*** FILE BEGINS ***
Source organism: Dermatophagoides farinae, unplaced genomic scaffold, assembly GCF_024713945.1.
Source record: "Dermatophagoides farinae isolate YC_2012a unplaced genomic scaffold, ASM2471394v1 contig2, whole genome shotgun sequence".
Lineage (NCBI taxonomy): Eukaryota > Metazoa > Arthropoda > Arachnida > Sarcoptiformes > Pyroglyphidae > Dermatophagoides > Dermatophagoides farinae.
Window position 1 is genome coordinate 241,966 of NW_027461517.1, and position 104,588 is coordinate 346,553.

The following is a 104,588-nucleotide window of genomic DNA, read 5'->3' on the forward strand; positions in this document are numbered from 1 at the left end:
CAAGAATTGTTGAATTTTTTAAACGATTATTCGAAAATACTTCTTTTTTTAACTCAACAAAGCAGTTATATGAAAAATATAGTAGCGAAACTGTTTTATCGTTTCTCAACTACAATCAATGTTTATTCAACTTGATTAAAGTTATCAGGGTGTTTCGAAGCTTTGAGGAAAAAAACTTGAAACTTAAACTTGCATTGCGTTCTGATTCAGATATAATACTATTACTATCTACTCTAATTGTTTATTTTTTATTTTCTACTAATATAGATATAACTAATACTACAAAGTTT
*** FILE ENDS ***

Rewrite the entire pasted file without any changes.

Source organism: Dermatophagoides farinae, unplaced genomic scaffold, assembly GCF_024713945.1.
Source record: "Dermatophagoides farinae isolate YC_2012a unplaced genomic scaffold, ASM2471394v1 contig2, whole genome shotgun sequence".
Lineage (NCBI taxonomy): Eukaryota > Metazoa > Arthropoda > Arachnida > Sarcoptiformes > Pyroglyphidae > Dermatophagoides > Dermatophagoides farinae.
Window position 1 is genome coordinate 241,966 of NW_027461517.1, and position 104,588 is coordinate 346,553.

The following is a 104,588-nucleotide window of genomic DNA, read 5'->3' on the forward strand; positions in this document are numbered from 1 at the left end:
CAAGAATTGTTGAATTTTTTAAACGATTATTCGAAAATACTTCTTTTTTTAACTCAACAAAGCAGTTATATGAAAAATATAGTAGCGAAACTGTTTTATCGTTTCTCAACTACAATCAATGTTTATTCAACTTGATTAAAGTTATCAGGGTGTTTCGAAGCTTTGAGGAAAAAAACTTGAAACTTAAACTTGCATTGCGTTCTGATTCAGATATAATACTATTACTATCTACTCTAATTGTTTATTTTTTATTTTCTACTAATATAGATATAACTAATACTACAAAGTTT